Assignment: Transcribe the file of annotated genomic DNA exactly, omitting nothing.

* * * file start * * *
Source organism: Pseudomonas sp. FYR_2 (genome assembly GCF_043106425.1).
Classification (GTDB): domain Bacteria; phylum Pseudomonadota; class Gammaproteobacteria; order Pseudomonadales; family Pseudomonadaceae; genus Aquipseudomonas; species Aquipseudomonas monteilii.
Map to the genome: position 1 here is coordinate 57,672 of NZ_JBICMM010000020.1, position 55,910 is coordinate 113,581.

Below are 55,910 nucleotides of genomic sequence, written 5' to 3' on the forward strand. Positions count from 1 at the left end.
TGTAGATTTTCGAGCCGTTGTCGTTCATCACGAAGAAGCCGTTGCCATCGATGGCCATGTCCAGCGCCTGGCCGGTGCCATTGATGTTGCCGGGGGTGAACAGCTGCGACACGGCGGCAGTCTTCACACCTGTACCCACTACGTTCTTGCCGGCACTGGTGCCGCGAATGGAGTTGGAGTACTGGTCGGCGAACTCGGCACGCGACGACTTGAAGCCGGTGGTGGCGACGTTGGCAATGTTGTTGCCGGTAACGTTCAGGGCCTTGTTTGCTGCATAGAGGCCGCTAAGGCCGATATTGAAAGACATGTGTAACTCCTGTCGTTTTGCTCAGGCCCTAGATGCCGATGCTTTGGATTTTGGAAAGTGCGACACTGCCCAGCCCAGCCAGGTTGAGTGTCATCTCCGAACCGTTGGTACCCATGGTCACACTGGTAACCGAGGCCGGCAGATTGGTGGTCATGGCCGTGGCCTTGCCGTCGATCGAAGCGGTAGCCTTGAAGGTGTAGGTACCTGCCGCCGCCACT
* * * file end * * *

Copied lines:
Source organism: Pseudomonas sp. FYR_2 (genome assembly GCF_043106425.1).
Classification (GTDB): domain Bacteria; phylum Pseudomonadota; class Gammaproteobacteria; order Pseudomonadales; family Pseudomonadaceae; genus Aquipseudomonas; species Aquipseudomonas monteilii.
Map to the genome: position 1 here is coordinate 57,672 of NZ_JBICMM010000020.1, position 55,910 is coordinate 113,581.

Below are 55,910 nucleotides of genomic sequence, written 5' to 3' on the forward strand. Positions count from 1 at the left end.
TGTAGATTTTCGAGCCGTTGTCGTTCATCACGAAGAAGCCGTTGCCATCGATGGCCATGTCCAGCGCCTGGCCGGTGCCATTGATGTTGCCGGGGGTGAACAGCTGCGACACGGCGGCAGTCTTCACACCTGTACCCACTACGTTCTTGCCGGCACTGGTGCCGCGAATGGAGTTGGAGTACTGGTCGGCGAACTCGGCACGCGACGACTTGAAGCCGGTGGTGGCGACGTTGGCAATGTTGTTGCCGGTAACGTTCAGGGCCTTGTTTGCTGCATAGAGGCCGCTAAGGCCGATATTGAAAGACATGTGTAACTCCTGTCGTTTTGCTCAGGCCCTAGATGCCGATGCTTTGGATTTTGGAAAGTGCGACACTGCCCAGCCCAGCCAGGTTGAGTGTCATCTCCGAACCGTTGGTACCCATGGTCACACTGGTAACCGAGGCCGGCAGATTGGTGGTCATGGCCGTGGCCTTGCCGTCGATCGAAGCGGTAGCCTTGAAGGTGTAGGTACCTGCCGCCGCCACT